Back in January 2008, I took a verbal snapshot of the many bad things the UK government was doing to us at the time. Today, I’ll carry this forward to the present. My purpose is to gain a better understanding of the troubles we suffer under today – and not just in the UK. And thus, to try to fathom what is going on underneath. Read more
On May 20th, 2019, I gave a talk to the Libertarian Alliance about the damaging political policies being imposed on car drivers in the UK, and the history behind them. Normally, these talks are recorded on video. But on this occasion, an unfortunate combination of circumstances prevented a recording. As this subject is a topical one – and becoming more so by the day – I thought it appropriate to create a “transcript” of the talk, re-constructed from my notes.
On April 8th, 2019, London mayor Sadiq Khan’s Ultra Low Emissions Zone (ULEZ) went live in the Congestion Charge area in central London. It now costs the driver £12.50 a day, on top of the congestion charge, to drive in this zone a diesel car built before September 2015, or a petrol car built before 2006. This is an outrageous amount; and it also has to be paid at week-ends! This scheme is planned to be extended to all of the area inside North and South Circular Roads in October 2021. And after that, who knows?
Beyond this, there is talk of charging drivers of diesel cars to enter any of 35 or so cities around the UK. Some cities, like Southampton, have decided not to do this. Others, like Birmingham, are pressing on. Meanwhile, on May 9th the Times began a campaign claiming that “air pollution on the streets is poisoning 2.6 million schoolchildren,” and that this is due to “clogged roads”.
And yet, a recent (May 2nd) Sky News poll showed that more than 50 per cent of a random sample of people in the UK were “unwilling to significantly reduce the amount they drive, fly and eat meat,” either to combat climate change or to protect the environment in a more general sense. This is evidence of a huge disconnect between the political classes and the people!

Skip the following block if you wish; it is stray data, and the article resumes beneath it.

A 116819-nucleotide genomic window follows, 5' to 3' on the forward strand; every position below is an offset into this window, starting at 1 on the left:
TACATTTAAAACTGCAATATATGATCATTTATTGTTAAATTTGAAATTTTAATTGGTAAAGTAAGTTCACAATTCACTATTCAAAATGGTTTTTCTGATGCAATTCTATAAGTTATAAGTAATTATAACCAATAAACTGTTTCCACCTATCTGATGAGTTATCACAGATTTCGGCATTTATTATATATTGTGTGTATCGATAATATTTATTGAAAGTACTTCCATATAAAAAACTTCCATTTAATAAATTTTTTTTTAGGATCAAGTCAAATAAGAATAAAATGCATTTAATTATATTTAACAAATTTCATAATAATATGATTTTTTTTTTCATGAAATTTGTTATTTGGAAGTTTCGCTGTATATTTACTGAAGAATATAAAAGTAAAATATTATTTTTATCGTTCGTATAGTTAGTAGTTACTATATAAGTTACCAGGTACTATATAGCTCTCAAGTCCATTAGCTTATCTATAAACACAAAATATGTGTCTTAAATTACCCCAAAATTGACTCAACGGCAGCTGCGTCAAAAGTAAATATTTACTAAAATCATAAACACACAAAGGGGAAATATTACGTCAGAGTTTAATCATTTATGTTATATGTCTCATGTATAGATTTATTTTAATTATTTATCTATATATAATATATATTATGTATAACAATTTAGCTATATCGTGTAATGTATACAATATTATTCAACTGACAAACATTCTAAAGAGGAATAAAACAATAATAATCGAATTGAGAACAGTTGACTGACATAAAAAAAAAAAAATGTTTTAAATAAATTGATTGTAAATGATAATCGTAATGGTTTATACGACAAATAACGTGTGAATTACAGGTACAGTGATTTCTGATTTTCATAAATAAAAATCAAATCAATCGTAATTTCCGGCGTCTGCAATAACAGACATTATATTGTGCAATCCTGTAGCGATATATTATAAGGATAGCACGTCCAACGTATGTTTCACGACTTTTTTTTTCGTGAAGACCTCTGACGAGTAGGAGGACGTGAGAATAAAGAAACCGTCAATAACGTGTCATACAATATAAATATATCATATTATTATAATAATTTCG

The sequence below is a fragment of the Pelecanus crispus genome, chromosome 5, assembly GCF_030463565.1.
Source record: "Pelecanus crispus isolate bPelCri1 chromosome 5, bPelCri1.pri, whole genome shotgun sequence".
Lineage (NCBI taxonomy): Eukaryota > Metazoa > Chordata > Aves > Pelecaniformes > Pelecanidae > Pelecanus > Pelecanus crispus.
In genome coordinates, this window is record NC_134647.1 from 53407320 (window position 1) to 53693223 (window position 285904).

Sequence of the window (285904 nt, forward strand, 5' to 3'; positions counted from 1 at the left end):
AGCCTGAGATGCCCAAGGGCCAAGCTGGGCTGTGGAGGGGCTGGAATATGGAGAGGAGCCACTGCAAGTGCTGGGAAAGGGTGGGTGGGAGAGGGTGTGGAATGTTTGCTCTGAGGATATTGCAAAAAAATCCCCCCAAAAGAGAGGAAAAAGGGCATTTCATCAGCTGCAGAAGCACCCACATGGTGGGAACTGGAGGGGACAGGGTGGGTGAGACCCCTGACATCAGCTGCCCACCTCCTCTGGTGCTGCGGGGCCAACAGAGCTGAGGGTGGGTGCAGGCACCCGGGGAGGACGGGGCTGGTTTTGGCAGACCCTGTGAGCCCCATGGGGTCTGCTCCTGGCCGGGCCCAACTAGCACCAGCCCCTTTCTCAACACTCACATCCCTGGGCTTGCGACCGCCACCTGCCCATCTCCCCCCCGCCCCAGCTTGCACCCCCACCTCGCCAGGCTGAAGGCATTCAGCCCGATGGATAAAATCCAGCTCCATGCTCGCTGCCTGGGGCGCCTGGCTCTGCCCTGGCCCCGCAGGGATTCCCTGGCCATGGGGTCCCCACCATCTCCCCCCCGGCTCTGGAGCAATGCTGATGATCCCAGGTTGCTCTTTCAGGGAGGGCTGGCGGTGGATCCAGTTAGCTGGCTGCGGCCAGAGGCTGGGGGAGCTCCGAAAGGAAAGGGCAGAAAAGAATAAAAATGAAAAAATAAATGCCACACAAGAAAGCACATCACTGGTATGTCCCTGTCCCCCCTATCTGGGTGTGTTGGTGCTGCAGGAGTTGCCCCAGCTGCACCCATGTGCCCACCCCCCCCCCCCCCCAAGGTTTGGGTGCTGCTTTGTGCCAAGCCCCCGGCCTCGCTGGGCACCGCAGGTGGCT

There is a long backstory behind all this, which not many people seem to be aware of. In the last two years, I’ve managed to pull a lot of this backstory together. So, tonight I’ll bring it out into the open for you. In the process, I’ll identify what I call the Ten Deadly Dishonesties. These are attitudes and ploys that anti-car and other green campaigners have used, many of them more than once, in the course of their political machinations. Read more
By Neil Lock
Every political philosopher worth his salt has written a book, or a chapter, or at least an essay, on the subject of the state. What is the state intended to be? What is the state, in reality? And where is it going? Today, I’ll add to this bonfire my modest contribution of kindling.
Ideas of the state
Since its earliest times, the primary model of the state has been all-but-absolute monarchy. One man is appointed by God (or the gods, or whatever passes for deities in your neck of the woods) to rule over everyone in an area. Being the representative of the gods, he is to be treated as a god. In theory, he can do anything he likes to anybody. Although he does, sometimes, have to be careful when dealing with those of his subjects who know how to wield a sword.